Thanks, Dave. I very much appreciate all of your contributions on here! I have never thought that you
, or anyone on here that I can think of, were ideological about what to feed, but I have encountered a few such people in my community. One of the more memorable occurred only a few days after I brought my puppy home. As I recall, I was feeling pretty overwhelmed about it all, and felt that I was working 24/7 to take care of my new puppy. I was rather proud that I was spending what seemed like a lot of money for a good quality kibble. The pet I had had previously was a cat who lived for 17 years on grocery store kibble, but I had since learned that there were better options. Anyway, I walked into one of the many small pet supply stores around here -- I forget what I was looking for -- and the owner asked me what I was feeding. I told her the brand of kibble I was feeding, and she began to fill me in on why that wasn't good. (I later learned she was a big raw advocate). I basically told her I was satisfied with what I was feeding my dog for the moment, though would think about what she was saying, but just needed to get what I was looking for. I think it was a harness or leash. She said, rather haughtily, "Well, I wouldn't feed that to my
dog". I felt like she'd slapped me in the face, and never went back to that store. I was a little touchy, I'm sure, from not getting enough sleep, but that kind of attitude is not
the way to pursuade someone to your way of thinking.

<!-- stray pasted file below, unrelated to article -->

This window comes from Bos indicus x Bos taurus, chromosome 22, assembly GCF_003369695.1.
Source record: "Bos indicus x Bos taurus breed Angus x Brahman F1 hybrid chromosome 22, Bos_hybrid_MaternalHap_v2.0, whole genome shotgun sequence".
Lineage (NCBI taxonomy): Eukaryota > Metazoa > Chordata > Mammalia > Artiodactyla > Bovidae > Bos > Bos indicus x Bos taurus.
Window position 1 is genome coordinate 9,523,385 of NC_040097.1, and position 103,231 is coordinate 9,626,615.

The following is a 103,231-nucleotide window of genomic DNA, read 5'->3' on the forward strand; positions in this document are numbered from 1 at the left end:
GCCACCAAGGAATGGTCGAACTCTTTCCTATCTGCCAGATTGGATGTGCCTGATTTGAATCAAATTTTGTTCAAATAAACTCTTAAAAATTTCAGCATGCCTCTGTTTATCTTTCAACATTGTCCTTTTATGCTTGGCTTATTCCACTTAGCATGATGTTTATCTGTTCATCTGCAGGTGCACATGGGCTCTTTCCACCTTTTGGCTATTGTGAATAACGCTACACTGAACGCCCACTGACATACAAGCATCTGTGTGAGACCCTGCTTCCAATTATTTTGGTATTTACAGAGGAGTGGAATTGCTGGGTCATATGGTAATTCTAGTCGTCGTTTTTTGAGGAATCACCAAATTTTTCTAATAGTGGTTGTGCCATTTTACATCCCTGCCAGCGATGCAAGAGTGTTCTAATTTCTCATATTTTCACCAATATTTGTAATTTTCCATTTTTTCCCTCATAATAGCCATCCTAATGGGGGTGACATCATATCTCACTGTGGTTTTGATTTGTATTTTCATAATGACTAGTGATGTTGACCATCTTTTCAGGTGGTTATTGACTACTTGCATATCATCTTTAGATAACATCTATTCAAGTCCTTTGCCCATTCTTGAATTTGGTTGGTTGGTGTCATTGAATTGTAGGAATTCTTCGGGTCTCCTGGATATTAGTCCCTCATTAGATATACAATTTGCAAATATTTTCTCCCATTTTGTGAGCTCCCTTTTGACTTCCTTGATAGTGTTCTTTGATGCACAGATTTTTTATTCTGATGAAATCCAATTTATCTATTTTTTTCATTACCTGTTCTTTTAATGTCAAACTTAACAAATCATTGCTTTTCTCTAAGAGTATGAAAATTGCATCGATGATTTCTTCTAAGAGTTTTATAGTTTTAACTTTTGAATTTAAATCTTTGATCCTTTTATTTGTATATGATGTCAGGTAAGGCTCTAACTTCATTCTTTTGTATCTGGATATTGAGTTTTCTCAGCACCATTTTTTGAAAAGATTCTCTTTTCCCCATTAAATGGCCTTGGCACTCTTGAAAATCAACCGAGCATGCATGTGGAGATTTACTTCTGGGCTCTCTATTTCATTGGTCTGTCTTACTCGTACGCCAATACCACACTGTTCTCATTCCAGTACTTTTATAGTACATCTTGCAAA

I know that corporations exist only
to maximize the profits of their shareholders, but even so, I would hope that with so many people getting savvier and more particular about what they are feeding their dogs, the companies will have to be more careful about what they are doing if they want to keep peoples' business. Anyone who bases important decisions only on slick advertising is a fool, anyway, but it takes a lot of work to wade through all of the cr*p.
While I do like to understand the science behind things, I don't think that science is the only way of thinking about the world. One thing I didn't like about the article I posted is that the author was too dismissive of other ways of knowing. I happen to think that intuition, feeling, and common sense are worth something. All 3 of those things tell me that it is better, both for my dog and myself, to eat food that is fresh and unadulterated rather than massively processed. However, human convenience does have to be factored in to things. Kibble is extremely
convenient, especially considering that if it is a good one it is nutritionally balanced. It also doesn't spoil quickly, so that you can put it out and if the dog doesn't eat it right away it will not rot and be wasted. It's also easy to transport. All of these things are worth a lot, I think, so its popularity is understandable. However, fitting in as much fresh food as possible seems like a very worthy goal for anyone!
I'm planning to contact Sabine later this week -- just need a little more time to formulate my thoughts and questions. Whatever she comes up with is going to have to be really
simple! Anyone who knows me will tell you -- I DO NOT COOK. Though now, apparently, I am cooking for my dog, that's just how much I love him. I'm gonna have to start cooking for myself more, though, because now when he sees me standing at the stove he assumes I'm making something for him. LOL I do want to get started on a food plan soon, though, since I want to be sure we're on the right track. Stay tuned!